Not surprisingly, the Von Mises Institute he founded and ran is allied with the “League of the South,” which views the Civil War as a crisis over state’s rights and calls for an independent southern republic and wants, yes, “to return to a sound currency” based in gold.3 The League of the South laments the fact that “aliens” now govern the former Confederacy. It wants to return rule to the heirs of the “Anglo-Celtic tradition.” Rothbard and the Von Mises Institute similarly describe the Civil War as an unjust intervention, and claim slavery would have vanished on its own. The North, they argue, created racism in what had been a benign natural hierarchy
It just so happens his political positions dovetail with the animosities of his old newsletters (which he had nothing to do with, apart from putting his name on the masthead, collecting subscription fees, and signing lots of articles as "Ron Paul," using the pronoun "I" (as in "I, Ron Paul") as the speaker in most missives, etc.).
When I say Alex Jones is Truther, I don't mean he flirts with it. I mean he says the United States government loaded the buildings with explosives and detonated them.
And that's not even the craziest thing he believes. He happens to believe that this is just one of many attacks on citizens by the global cabal that runs the world.
The global cabal has a plan, you see. His video "Endgame: The Blueprint for Global Enslavement," explains this plan, which is that the Illuminati/Bildersbergers/Whatever We're Calling Them This Cycle of Paranoia literally intends to kill 80% of the world's population and enslave the remaining 20%.
This is why he calls his show "Prison Planet." He literally preaches that the Global Cabal intends earth to be an actual prison planet, 80% of the population eradicated, 20% working in slave camps for the small cadre of Illuminati Masters.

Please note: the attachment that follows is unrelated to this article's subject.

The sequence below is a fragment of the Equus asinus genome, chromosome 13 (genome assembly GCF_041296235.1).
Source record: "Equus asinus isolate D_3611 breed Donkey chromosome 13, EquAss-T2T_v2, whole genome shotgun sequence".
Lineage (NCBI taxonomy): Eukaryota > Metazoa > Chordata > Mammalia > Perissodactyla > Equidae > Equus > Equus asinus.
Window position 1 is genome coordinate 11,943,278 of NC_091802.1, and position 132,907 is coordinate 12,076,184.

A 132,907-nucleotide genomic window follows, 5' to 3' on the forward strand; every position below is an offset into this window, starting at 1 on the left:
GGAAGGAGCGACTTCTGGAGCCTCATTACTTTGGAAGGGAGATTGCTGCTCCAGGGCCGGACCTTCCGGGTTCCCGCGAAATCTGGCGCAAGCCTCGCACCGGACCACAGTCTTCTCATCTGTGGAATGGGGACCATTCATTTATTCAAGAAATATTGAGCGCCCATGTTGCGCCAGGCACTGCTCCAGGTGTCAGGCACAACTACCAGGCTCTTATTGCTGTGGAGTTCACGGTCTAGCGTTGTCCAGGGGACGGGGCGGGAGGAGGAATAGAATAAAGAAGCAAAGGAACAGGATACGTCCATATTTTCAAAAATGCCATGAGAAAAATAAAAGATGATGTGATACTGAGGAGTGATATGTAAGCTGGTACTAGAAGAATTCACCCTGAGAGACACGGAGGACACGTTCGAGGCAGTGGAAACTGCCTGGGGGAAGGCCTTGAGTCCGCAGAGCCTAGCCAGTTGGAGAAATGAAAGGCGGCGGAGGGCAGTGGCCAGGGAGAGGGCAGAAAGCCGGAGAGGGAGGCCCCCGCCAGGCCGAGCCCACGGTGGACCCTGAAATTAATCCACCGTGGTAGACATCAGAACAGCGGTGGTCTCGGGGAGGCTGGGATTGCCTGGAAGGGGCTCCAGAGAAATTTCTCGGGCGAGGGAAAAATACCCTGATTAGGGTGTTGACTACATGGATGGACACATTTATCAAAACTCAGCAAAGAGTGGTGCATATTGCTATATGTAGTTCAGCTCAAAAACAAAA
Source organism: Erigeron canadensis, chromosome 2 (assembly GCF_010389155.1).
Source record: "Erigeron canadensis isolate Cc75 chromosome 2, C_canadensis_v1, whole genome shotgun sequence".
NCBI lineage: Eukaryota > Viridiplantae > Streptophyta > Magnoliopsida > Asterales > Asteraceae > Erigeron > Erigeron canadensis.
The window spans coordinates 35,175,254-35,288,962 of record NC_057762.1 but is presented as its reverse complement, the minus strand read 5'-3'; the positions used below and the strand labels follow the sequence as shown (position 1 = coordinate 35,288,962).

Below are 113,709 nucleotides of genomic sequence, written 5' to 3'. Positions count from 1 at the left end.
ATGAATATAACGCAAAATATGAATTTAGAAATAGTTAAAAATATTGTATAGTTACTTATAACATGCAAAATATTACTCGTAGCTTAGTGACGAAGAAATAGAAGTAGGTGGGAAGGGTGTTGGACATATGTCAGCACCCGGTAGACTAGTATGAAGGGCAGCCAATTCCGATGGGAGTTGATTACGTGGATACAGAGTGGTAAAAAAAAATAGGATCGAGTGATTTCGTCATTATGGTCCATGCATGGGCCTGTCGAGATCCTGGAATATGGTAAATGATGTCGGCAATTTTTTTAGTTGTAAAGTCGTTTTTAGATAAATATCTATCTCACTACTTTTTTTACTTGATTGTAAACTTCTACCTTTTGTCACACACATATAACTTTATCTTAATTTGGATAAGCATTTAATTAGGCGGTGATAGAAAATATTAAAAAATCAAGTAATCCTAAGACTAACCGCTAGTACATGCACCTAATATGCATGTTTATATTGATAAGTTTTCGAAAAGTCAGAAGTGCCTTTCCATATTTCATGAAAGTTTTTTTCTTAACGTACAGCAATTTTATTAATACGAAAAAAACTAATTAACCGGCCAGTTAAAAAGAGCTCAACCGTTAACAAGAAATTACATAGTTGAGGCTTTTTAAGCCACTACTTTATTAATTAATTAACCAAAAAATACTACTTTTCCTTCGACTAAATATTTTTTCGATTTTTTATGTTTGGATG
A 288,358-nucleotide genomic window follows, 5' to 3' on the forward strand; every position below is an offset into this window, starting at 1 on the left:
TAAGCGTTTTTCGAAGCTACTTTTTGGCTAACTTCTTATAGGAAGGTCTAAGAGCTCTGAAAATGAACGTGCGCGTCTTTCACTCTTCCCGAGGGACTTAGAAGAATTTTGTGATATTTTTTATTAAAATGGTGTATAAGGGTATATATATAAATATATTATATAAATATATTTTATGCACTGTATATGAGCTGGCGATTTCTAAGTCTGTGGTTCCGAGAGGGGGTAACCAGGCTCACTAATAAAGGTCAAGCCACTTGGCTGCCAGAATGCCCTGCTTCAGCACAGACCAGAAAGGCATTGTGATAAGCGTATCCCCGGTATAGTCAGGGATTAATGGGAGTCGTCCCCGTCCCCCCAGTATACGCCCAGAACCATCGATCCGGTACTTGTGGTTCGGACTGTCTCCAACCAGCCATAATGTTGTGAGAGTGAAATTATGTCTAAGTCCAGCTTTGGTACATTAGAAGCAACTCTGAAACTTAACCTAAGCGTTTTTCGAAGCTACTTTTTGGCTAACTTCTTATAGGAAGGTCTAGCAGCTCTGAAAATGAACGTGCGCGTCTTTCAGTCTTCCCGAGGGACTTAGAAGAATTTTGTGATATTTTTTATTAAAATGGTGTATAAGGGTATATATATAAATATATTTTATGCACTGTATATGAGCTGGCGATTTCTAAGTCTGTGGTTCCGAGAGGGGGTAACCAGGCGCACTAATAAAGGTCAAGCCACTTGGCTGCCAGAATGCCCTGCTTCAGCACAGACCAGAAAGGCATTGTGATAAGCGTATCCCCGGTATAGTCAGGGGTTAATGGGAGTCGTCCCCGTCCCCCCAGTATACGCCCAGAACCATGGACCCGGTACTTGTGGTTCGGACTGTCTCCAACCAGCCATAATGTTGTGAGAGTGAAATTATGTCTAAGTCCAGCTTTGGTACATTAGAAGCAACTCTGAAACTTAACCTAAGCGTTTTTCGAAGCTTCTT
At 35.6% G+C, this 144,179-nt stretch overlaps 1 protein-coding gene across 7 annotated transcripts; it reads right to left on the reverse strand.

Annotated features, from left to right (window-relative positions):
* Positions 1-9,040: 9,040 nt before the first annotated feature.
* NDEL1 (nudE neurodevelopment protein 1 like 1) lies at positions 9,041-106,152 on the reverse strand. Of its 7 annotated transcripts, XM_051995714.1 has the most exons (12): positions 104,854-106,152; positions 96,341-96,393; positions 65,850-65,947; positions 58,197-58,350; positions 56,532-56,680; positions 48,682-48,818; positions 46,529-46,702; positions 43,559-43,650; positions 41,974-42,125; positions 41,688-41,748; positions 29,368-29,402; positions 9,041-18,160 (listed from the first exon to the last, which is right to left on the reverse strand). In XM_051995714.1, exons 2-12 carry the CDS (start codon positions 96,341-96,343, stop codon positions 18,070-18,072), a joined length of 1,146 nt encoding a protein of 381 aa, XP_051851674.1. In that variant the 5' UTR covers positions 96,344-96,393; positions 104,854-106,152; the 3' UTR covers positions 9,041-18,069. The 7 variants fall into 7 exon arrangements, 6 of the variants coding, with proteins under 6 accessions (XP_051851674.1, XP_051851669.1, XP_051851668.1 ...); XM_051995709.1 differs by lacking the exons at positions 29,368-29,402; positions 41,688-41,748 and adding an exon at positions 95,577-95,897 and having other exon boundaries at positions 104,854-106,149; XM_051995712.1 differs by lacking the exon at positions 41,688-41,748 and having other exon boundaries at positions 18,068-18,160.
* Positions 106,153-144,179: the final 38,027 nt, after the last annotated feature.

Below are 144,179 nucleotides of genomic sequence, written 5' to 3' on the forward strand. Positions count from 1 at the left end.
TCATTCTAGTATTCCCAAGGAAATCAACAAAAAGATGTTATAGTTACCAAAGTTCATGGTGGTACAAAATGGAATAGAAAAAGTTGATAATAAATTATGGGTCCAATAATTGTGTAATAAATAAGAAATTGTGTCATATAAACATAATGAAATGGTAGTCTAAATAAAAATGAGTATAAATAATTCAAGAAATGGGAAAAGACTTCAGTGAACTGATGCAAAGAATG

Don't believe me? Watch.
It is suggested to me, quite seriously, that the fact that Ron Paul just can't quit Alex Jones is merely another coincidence, just another "guilt by association" trick, and that it just must be that both are big fans of the gold standard.
Of capital importance to Andrew Sullivan is that Ron Paul doesn't have Obama Derangement Syndrome, as other conservatives do.
And I see in Paul none of the resentment that burns in Gingrich or the fakeness that defines Romney or the fascistic strains in Perry’s buffoonery. He has yet to show the Obama-derangement of his peers, even though he differs with him. He has now gone through two primary elections without compromising an inch of his character or his philosophy.
And no one seems to care about this, but as Ben Domench was noting yesterday on Twitter, Ron Paul's posture as a "small government conservative" is a lie. While he makes sure he votes against every appropriations bill, he nonetheless inserts billions in earmarks for his home district, and calls himself principled for doing so.
In other words, while he talks a good game about limiting federal spending, he has immunized himself from the political consequences of taking a hardline stance on the federal government's sugar-daddyism, by making sure all of his local special interests get paid.
Including in areas of obvious federal concern, like connecting bike trails in the greater Galveston metropolitan area.
Hey, Jefferson rode a Huffy. It's in The Constitution, man.
The party can nominate Ron Paul if it chooses. At which point it's none of my concern, as I'm officially out of a party that chooses to wed itself to a neoconfederate, Bircher crank with a long history of dabbling in racial paranoia about "The Coming Race War" and courting fringe luantics.
Oh: And of course Ron Paul does not want a border fence.
Because the US Government will use that fence to keep us Americans from fleeing.